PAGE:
I had an interesting conversation last evening with someone I consider to be wise, thoughtful, and caring. We were discussing the struggles of public elementary education and the high cost of private elementary education. Someone suggested that the only way to afford private school is to finance it. This thoughtful, wise, and caring person said, "it would be crazy to take out a loan to pay for an elementary education". I stated in response, "if that's the case, it would be really crazy to take out a car loan." She said, "yeah, you're right." I am in no way smarter or wiser than she. I simply pointed out how this consumer-driven economy favors the purchase of things over the education of our children. It is now okay to take out a sizable loan to buy a car. But, it's not okay to finance a private education. Could it be because we are constantly being bombarded with advertisements for cars and we receive none for private schools? How did we let our values get so out of whack?

Thursday, October 26, 2006

Today's Ramble - 10/26/06

The concept of "downshifting" has been around for a couple of decades (at least). In light of "Take Back Your Time Day" (, which occurred on 10/24/06, the idea of downshifting is buzzing (slightly) yet again. Therefore, I thought it would be interesting to search google. I was astonished to find the first entry was a link to that deals with "downshifting" in a car. That spoke volumes to me. Our society is more focused on material objects and how they work than a practice that could lead to significant improvement in the overall human condition. There is a tremendous amount of work to be done...

..."against the run of the mill / swimming against the stream / life in two dimensions / is a mass-production scheme".

Wednesday, October 25, 2006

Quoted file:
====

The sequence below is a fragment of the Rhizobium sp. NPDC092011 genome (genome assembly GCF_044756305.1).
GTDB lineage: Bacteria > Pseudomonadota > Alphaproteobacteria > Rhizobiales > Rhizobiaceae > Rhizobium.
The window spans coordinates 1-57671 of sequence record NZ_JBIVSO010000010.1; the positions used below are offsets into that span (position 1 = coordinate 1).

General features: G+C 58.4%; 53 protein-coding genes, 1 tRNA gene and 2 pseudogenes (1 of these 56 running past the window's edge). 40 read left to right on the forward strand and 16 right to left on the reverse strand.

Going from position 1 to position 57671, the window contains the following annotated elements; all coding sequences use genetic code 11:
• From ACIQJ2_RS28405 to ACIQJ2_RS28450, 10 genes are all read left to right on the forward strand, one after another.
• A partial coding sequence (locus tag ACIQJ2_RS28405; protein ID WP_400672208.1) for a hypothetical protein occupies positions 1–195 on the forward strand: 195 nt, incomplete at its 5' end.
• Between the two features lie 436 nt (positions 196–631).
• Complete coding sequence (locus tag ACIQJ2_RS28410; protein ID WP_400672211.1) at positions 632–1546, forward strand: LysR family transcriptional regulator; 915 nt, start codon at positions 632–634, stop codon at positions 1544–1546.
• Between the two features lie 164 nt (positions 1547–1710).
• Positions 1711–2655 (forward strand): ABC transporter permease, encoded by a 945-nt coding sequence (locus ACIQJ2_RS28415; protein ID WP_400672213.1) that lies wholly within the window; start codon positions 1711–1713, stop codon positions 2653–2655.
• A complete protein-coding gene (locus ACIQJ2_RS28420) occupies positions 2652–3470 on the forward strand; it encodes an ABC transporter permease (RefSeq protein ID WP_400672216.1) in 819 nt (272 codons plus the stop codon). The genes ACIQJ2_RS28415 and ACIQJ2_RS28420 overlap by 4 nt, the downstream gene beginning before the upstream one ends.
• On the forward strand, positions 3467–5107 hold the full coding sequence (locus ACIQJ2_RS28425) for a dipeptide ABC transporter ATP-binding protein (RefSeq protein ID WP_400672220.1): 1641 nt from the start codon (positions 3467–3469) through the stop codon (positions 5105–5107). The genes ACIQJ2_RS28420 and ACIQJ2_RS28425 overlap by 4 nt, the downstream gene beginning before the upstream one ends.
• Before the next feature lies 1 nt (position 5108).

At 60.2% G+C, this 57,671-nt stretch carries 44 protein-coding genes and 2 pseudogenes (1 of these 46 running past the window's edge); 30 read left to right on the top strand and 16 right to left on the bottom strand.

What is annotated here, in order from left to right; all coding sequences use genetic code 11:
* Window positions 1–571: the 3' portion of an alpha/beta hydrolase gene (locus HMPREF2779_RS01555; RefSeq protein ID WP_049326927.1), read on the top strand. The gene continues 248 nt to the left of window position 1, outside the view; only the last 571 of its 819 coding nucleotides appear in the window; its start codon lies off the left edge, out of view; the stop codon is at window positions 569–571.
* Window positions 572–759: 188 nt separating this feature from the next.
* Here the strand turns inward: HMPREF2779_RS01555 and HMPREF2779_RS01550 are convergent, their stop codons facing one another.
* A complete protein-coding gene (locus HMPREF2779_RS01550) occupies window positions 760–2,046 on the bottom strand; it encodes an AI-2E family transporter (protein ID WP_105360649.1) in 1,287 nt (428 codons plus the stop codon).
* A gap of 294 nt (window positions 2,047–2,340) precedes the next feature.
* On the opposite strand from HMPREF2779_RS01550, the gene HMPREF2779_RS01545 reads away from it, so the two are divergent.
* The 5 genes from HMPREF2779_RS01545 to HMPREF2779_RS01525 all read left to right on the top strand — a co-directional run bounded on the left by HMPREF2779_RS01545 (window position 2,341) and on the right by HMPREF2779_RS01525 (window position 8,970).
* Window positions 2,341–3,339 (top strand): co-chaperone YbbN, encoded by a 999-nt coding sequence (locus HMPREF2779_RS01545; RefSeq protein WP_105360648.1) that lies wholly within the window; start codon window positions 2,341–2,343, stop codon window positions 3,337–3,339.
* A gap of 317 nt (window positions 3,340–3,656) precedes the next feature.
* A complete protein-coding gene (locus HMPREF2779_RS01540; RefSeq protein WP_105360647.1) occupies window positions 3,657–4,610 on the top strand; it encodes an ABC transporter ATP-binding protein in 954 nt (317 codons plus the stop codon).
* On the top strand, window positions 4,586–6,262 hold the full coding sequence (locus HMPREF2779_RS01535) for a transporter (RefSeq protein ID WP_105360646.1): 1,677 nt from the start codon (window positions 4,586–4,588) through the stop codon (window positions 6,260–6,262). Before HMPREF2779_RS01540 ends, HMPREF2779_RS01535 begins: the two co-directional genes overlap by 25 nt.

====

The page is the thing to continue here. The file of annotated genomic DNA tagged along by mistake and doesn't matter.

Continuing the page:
Today's Ramble - 10/25/06

Today, let's revisit the concept of "hedonic adaptation" (aka, the hedonic treadmill). The hedonic treadmill causes you to rapidly and inevitably adapt to good things by taking them for granted. As you accumulate more material possessions and accomplishments, your expectations rise. The deeds and things you worked so hard for no longer make you happy; you need to get something even better to boost your level of happiness into the upper reaches of its set range.

The good news is that, just as having the knowledge that television commercials are attempting to make you a materialistic bot allows you to avoid it, having an awareness of the impact of hedonic adaptation allows you to minimize its effects. Better yet, an awareness of it puts you in a better position to avoid wasting valuable resources (financial or otherwise) chasing after the gold ring that will not effectively increase your sense of well being.

Monday, October 23, 2006

Today's Ramble - 10/23/06

Okay, that's enough about cars (for now). Give this one some consideration. NBC News reports that 70% of lottery winners exhaust their winnings within three years. How many of us dream about what we would do if we won the lottery? How many of us say to ourselves that we would not make stupid purchases, that we would save most of the money and use it for a good cause? Of course, we are different from those 70% of winners that blow it all in three years.